Brandes, Lea (2016):
"Playing in the Name of Life: Biopolitics and the American Play Movement." Eds. Becker, Carlo; Blanchard, Robert C.; Ewens, David R.; Habermann, Christin; Rabe, Julia; Özdemir, Elif. aspeers 9: 33-50.
Journal Article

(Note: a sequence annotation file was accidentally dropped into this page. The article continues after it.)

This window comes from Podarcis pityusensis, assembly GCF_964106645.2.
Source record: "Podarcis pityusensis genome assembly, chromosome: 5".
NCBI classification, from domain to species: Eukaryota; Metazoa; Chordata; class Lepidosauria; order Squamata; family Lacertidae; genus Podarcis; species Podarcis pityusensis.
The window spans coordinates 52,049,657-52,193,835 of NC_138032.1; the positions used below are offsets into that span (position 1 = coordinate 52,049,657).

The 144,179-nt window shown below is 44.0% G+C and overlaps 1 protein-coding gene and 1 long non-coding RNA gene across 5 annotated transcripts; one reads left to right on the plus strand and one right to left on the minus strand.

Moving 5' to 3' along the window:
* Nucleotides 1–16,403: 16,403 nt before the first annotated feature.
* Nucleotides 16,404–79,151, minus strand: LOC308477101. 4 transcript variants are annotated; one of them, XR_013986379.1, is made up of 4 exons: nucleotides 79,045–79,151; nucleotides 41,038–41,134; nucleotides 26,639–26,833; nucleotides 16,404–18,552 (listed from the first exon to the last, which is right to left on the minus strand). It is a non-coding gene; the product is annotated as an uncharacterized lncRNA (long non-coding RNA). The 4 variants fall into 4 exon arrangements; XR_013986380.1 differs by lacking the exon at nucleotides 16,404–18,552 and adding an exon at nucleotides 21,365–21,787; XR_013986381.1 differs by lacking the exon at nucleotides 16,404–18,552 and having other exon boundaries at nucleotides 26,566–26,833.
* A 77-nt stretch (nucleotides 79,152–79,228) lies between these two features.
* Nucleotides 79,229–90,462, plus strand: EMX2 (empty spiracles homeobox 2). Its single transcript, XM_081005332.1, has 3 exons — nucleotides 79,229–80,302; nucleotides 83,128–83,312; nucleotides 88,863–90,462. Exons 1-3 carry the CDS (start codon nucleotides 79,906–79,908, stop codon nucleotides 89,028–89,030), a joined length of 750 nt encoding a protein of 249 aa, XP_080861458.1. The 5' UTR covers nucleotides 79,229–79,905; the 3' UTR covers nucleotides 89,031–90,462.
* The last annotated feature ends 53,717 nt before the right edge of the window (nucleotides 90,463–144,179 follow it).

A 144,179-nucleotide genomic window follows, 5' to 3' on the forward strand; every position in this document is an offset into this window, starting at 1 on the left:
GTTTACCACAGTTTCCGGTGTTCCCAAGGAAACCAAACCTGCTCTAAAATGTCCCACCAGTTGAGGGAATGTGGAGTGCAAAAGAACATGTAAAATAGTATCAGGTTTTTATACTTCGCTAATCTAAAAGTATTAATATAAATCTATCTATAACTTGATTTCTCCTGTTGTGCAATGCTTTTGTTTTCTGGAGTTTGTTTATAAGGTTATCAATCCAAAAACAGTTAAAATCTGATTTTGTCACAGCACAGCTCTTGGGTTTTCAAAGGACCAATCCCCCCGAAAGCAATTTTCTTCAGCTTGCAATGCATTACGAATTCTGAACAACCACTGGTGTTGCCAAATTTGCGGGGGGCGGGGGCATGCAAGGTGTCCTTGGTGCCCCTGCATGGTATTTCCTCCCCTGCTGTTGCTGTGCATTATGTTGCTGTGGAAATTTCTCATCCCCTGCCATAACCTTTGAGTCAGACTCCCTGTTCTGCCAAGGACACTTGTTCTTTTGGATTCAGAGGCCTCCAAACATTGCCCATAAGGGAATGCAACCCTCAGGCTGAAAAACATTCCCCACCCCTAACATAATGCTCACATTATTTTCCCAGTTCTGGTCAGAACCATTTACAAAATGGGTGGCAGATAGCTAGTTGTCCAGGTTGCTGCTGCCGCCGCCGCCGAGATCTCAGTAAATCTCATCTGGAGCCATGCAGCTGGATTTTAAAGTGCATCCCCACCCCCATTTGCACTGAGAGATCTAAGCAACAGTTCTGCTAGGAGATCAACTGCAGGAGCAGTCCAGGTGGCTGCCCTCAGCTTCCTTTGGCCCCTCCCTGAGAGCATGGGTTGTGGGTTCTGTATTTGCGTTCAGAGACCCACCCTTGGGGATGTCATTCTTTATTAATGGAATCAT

This paper will explore the argumentation made by advocates of the American play movement during the Progressive Era. With reference to Michel Foucault’s concept of biopolitics, this paper will show that the argumentation in favor of playgrounds in America’s urban centers was, in fact, highly (bio)political. Contrary to what one might assume from taking into account the conventional historiography of the Progressive Era, the political endeavors of the American play movement (serving as an example for many other Progressive sociopolitical efforts) were not solely motivated by its advocacy’s charitable character. Analyzed on the basis of the concept of biopolitics, the arguments in favor of public provision of playgrounds will expose the movement’s true colors. These were mainly saturated with white, middle-class ideals concerning the act of play and the effects it had on children as well as on society as a whole. On the one hand, the activists sought to counteract the supposedly chaotic living conditions of urban centers by providing playgrounds for mostly immigrant children. On the other hand, they aimed at disciplining the individual bodies of these children through supervised play in accordance with Progressive ideals so that the children would eventually become productive members of society.